South African mobs walks out on Buthelezi as he reminds them who backed the liberation struggle

HUNDREDS of South Africans walked out of a meeting in Johannesburg called to combat the ongoing scourge of xenophobia when Inkatha Freedom Party (IFP) founder Chief Mangosuthu Buthelezi asked them to remember the sacrifices made by other Africans during the liberation struggle.


Over recent weeks, angry mobs of South African youths frustrated with their economic plight have vented their fury on African migrants in the country, burning down businesses and attacking foreign nationals. Their actions have led to widespread condemnation, with African leaders reminding South Africans who fought for their freedom from apartheid.


Under pressure, South Africa's leaders have tried to organise a series of education seminars to remind their populace that it was other Africans who fought to liberate them. At one such gathering yesterday, Chief Buthelezi, the traditional prime minister to the Zulu nation, reminded his audience that South Africans dare not forget or disregard the sacrifices made by former Nigerian president Chief Olusegun Obasanjo and other African leaders.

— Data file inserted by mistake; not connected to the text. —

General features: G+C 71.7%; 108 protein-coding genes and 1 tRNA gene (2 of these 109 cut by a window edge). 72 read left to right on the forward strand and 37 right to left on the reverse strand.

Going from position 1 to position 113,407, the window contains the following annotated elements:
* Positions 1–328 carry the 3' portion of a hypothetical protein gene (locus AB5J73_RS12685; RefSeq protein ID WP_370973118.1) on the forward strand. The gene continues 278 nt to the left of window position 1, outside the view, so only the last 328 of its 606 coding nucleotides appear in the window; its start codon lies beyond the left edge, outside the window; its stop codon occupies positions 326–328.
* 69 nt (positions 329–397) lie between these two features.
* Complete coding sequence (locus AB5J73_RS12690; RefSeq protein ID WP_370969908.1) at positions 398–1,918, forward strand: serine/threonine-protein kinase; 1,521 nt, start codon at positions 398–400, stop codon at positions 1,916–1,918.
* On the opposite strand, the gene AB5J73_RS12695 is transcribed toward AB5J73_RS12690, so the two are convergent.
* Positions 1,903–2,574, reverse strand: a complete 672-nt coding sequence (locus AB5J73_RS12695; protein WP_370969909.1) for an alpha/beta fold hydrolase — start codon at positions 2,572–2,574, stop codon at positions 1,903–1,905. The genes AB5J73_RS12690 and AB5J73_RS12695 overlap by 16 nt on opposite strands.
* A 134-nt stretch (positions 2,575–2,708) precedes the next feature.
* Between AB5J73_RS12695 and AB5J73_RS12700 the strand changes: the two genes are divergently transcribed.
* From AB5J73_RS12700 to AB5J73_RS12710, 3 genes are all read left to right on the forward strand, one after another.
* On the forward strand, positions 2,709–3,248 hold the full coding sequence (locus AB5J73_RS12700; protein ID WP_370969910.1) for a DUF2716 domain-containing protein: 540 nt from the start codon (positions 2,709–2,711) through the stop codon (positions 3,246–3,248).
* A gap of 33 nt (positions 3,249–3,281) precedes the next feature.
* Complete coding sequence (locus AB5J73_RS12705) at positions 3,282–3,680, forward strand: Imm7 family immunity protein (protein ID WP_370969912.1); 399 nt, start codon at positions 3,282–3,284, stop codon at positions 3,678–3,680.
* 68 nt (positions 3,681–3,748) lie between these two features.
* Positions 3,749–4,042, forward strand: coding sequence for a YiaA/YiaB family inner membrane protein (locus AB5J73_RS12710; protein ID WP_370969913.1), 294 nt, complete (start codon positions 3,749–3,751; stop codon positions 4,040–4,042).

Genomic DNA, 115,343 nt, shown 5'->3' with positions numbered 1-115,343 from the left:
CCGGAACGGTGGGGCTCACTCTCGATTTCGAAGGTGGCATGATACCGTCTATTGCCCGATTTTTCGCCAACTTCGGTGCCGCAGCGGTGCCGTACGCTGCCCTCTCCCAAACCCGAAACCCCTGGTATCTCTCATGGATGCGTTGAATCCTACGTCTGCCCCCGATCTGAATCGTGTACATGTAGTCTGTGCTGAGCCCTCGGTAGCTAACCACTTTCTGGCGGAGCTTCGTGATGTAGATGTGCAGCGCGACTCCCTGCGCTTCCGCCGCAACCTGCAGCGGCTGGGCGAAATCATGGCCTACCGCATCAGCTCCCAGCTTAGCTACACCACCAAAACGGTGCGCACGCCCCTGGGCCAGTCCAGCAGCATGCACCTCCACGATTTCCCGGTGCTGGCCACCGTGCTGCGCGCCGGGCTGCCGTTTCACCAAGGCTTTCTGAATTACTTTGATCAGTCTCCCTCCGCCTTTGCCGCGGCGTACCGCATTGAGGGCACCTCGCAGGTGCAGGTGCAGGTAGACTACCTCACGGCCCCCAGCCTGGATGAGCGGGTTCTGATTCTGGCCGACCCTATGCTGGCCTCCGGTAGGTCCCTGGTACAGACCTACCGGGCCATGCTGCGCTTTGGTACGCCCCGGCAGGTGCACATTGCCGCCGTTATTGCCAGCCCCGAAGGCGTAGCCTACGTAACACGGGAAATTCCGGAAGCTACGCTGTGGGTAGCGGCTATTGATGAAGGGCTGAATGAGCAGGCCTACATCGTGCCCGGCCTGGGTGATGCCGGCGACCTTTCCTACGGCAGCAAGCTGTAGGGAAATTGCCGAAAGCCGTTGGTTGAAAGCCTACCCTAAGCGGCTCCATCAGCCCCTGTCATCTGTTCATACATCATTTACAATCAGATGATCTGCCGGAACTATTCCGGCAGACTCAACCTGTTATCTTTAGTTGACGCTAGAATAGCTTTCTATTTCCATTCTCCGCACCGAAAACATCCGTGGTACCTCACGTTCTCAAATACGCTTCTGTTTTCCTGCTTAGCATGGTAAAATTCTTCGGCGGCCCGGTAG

In his speech, Buthelezi highlighted the role, Nigeria played in ensuring that the country gained independence. He also praised Chief Obasanjo’s role and asked if the xenophobic attacks were the best way to pay back the huge risks African countries like Lesotho, Swaziland, Nigeria, Zambia and Tanzania took on their behalf.


Chief Buthelezi said: “We dare not forget or disregard all that was done for us by African leaders like His Excellency President Olusegun Obasanjo. As a member of the Commonwealth Eminent Persons Group, General Obasanjo revealed to the world the real conditions of our people under apartheid. He supported us in our stand against the regime’s plan to deprive us of our citizenship.


“In fact, on the very day that Transkei took so-called independence, President Obasanjo arranged for me and my wife to be in Nigeria so that I could avoid attending Transkei’s independence ceremony. General Obasanjo invited me to Nigeria again this year, where I delivered a lecture in celebration of his 82nd birthday.


During his speech, the mob walked out on him, chanting “foreigners must go back to where they came from.” To make matters worse, the resulting violence led to the death of one person.